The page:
In a recent GOP debate, I heard numerous references to the 10th Amendment of the Constitution. The amendment reference was used as a principle of political doctrine. I have a confession, prior to the debate, I wasn’t really sure what the 10th Amendment was about. You may be in the same state of ignorance. So, pull up a chair and let’s talk a little.
First, know that I am not a lawyer much less a Constitutional lawyer. If you need one of those, look in the phonebook. However, if you want to know the basics, I can do that. Fortunately, I like to research topics before opening my mouth (or my laptop) about such topics. With that said, I could be wrong on some details but I think I am directionally correct.
For the basics, the Constitution contains a Preamble and 7 Articles. If you want to learn the preamble, Andy can help you here: https://www.youtube.com/watch?v=oBuPQgV8yBM . If you want to read the Constitution, I found this site very helpful: http://www.heritage.org/constitution . There are currently 27 Amendments. The first 10 Amendments are known as the Bill of Rights. Something that I was not aware of previously is that the Bill of Rights has a Preamble.
“The Conventions of a number of the States, having at the time of their adopting the Constitution, expressed a desire, in order to prevent misconstruction or abuse of its powers, that further declaratory and restrictive clauses should be added: And as extending the ground of public confidence in the Government, will best ensure the beneficent ends of its institutions.”
Interestingly, the preamble introduces the fact that, at the time of Constitution adoption, there was a concern that the new federal government would overstep the authority given to it by the people. The people not only understood the potential for governmental abuse, they experienced it. Indeed that is why many came to the New World only to experience that same abuse against the Colonies. It is this type of abuse that led to the Declaration of Independence.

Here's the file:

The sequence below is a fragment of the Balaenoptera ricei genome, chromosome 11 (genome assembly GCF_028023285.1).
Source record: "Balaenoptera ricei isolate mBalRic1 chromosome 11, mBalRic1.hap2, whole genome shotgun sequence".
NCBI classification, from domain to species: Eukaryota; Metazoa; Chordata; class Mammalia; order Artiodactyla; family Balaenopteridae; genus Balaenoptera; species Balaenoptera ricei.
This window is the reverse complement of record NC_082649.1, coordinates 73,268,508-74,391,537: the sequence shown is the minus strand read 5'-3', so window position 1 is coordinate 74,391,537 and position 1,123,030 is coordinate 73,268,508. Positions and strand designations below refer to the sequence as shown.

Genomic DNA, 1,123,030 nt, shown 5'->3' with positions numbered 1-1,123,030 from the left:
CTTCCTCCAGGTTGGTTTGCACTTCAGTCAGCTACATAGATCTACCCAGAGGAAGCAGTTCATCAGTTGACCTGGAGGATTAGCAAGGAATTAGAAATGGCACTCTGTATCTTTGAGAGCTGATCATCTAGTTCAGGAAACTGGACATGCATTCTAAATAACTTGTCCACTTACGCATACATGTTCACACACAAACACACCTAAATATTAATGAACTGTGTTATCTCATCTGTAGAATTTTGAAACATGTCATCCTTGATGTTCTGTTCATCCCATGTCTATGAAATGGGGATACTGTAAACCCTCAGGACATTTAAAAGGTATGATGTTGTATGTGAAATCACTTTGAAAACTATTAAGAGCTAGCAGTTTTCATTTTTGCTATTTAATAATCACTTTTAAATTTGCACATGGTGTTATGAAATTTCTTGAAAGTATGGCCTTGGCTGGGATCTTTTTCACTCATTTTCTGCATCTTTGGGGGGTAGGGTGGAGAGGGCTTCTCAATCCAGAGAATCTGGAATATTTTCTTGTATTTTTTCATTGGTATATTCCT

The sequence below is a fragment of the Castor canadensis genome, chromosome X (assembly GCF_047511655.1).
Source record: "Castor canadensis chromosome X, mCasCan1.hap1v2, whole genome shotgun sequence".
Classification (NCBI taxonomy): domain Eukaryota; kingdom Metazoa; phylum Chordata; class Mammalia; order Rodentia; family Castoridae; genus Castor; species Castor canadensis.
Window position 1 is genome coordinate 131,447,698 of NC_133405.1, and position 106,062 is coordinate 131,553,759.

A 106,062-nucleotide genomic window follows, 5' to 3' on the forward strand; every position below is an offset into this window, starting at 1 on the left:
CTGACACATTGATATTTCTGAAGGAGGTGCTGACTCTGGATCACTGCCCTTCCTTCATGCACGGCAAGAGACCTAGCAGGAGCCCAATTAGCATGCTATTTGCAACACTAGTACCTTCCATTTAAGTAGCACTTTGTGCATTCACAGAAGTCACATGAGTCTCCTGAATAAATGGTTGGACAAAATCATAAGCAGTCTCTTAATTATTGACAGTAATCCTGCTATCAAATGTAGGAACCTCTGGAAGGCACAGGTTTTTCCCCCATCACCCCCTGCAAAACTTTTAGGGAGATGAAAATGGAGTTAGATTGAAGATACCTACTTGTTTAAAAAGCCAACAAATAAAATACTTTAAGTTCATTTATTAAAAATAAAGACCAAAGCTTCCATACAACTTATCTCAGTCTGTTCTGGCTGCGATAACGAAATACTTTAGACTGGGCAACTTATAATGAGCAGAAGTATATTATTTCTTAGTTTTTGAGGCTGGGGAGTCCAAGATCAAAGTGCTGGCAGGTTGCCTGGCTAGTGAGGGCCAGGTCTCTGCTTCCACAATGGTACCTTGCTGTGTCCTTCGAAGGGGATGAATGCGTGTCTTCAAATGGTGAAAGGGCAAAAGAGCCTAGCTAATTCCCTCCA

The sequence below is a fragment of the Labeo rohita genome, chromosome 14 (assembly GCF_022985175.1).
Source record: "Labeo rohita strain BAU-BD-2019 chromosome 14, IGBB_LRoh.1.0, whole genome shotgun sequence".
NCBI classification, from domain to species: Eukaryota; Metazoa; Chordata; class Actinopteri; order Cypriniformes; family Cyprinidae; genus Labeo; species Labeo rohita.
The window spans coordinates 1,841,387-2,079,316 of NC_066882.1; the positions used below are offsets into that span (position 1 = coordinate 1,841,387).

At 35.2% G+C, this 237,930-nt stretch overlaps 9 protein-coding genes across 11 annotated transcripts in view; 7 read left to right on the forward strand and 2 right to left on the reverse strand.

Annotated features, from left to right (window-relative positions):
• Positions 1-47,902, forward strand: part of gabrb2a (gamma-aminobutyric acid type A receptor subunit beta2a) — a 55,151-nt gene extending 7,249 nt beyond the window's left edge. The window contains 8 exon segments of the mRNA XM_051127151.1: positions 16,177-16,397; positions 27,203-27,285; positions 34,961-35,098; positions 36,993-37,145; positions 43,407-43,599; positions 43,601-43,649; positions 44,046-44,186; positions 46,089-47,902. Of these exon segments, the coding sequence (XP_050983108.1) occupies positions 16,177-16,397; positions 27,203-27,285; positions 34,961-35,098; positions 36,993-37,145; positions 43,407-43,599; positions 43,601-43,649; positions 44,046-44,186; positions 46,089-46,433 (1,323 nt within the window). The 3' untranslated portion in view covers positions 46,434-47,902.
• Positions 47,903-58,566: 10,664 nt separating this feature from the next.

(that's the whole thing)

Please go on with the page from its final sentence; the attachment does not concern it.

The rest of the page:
The 10th Amendment is a fairly short statement that reads as follows:
“The powers not delegated to the United States by the Constitution, nor prohibited by it to the States, are reserved to the States respectively, or to the people.”
It seems to me, the purpose of the 10th Amendment serves to reinforce the ideal that the federal government has limited powers. There is much hubub that the phrase “expressly delegated” was not used in the 10th Amendment. While I understand that the added emphasis would make a stronger statement, the omission does not negate the intent of the amendment.
The Constitution is powerless without interpretation and enforcement. It must be decided what powers are given to the Federal government by the people. Ground zero of the debate centers around the Commerce Clause (Article I, Section 8, Clause 3). It seems that Congress has determined practically anything falls under the definition of Interstate Commerce. Here are some examples of that broad definition. The Supreme Court has decided that Congress can regulate a single farmer’s production of wheat intended for the consumption at his own table. Wickard v. Filburn (1942). Congress can mandate that all citizens be covered under health insurance by passing ObamaCare. Consider this interpretation as you revisit the Preamble to the Bill of Rights.
This conversation started with the recent political debates. I think this is where we should wrap up. Thinking back on the 10th Amendment, it recognizes the power of “the people”. This is where we must make our stand. Vote? Yes, but more than just voting. Vote after listening to the candidates and researching the truth behind their claims. If we do not limit the power of Congress, it is clear that, the Supreme Court will not.
See you at the ballot.
What are your thoughts on the role of the Federal government? Are you happy with the size of our Federal government today? Is the Constitution being trampled on by Federal courts? Are we headed in the right direction?
Leave a comment and express your 1st Amendment right.